Providing puppies with the opportunity to exercise is a very important aspect of their care. Apart from providing various health benefits, exercising may also provide a good opportunity for your puppy to socialise with other puppies and dogs which is vital for their behavioural development. Check with your vet when your puppy can safely go to the park in relation to their vaccination status.
On the lead:
- Before taking your pup for their first walk, ensure they are comfortable with their collar or harness as this may take a few days. When placing any new equipment on your pup, do this for five minutes or so and gradually increase the time span, making sure that each time they are calm and relaxed and always reward with treats and praise so that they make a good association with these new things.
- The next step is to encourage your pup to walk beside you without the lead (do this in an enclosed area or backyard) by offering treats whenever they are in the right position. Once things are going well, then you can try using the lead, for short periods initially with continuous encouragement for your pup to walk beside you tp achieve' loose lead' walking. The main thing to remember is that your pup will naturally want to pull to explore their environment but do not jerk the lead or yell ‘No’ – just simply keep offering a reward for them to be beside you and they will learn that this is a good place to be.
- Whilst on the lead you should walk your puppy at a walking pace. It is also advisable to take your puppy for short walks only. If your puppy sits down or lies down during their walk it is important to allow them some time to rest and to wait until they choose to start walking again. If they appear too tired to continue on, it is advisable to stop the walk and head home. As your puppy gets older, always permit some time for sniffing plants, posts and other things as this is a very important activity that they really enjoy.
- Avoiding over-exercising and over-exertion is especially important whilst your puppy is growing. Over-exercising puppies can affect bone and muscle development and this is of particular concern in large and giant breed puppies, e.g. Great Danes, Mastiffs etc.
- Whenever your pup is meeting new dogs, be sure to watch their body language as they may be fearful and anxious, which may be displayed as growling or lunging. If this happens, remove them from the situation by picking them up. Do not punish your dog for this behaviour but seek advice from a trainer who only uses reward based methods. Attending a puppy pre-school that only uses reward based methods will help you to help your puppy overcome their fears. It is very important to do this as early as possible to avoid behaviour problems later. Try to avoid contact with large boisterous dogs as this may be threatening to your pup.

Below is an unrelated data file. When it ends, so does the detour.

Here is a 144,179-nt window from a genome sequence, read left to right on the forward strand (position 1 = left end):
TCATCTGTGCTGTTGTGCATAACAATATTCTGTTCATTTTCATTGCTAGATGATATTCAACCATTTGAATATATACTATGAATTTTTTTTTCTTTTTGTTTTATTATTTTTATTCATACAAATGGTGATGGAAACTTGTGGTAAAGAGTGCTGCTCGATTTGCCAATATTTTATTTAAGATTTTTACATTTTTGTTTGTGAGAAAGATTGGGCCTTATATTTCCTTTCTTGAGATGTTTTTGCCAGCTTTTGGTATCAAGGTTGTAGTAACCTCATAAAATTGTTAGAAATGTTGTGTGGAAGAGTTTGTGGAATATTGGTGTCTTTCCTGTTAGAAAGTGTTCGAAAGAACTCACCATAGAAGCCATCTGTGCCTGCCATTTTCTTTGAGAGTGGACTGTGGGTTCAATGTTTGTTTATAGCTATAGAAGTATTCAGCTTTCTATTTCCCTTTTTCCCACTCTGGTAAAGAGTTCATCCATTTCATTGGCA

Off the lead (running freely):
- When a puppy is off-lead in a safe environment such as your backyard or a designated dog park they may be allowed to run freely. In this situation they are generally able to regulate their own pace and the amount of exercise they receive because when they get tired, they can choose to sit down or lie down and rest before getting up again. When off the lead, it is important to avoid excessive ball throwing and catching which may over-exercise your pup. It is advisable to avoid encouraging your dog to leap into the air (e.g. Frisbee or high ball throwing) as they can land awkwardly risking damage to their spine and legs.
You should avoid forced exercise such as:
- jogging or running with puppies
- frisbee throwing
- excessive ball throwing and catching
- running a puppy alongside a bicycle (In some states such as NSW and South Australia, the RTA road rules state that a bicycle rider must not lead an animal, including by tethering, while the vehicle is moving)
- fast paced walks
- very long walks
- walking on hot days
Dogs should not be exercised immediately before or after eating as it can cause problems such as bloat, particularly in deep-chested dogs such as .Boxers, Labradors, shepherd breeds, hounds, Dobermans, Rottweilers, Weimeranars and Standard poodles.
Please note that some of the large and giant dog breeds may continue to grow up until 18-24 months of age.
This website provides general information which must not be relied upon or regarded as a substitute for specific professional advice, including veterinary advice. We make no warranties that the website is accurate or suitable for a person’s unique circumstances and provide the website on the basis that all persons accessing the website responsibly assess the relevance and accuracy of its content.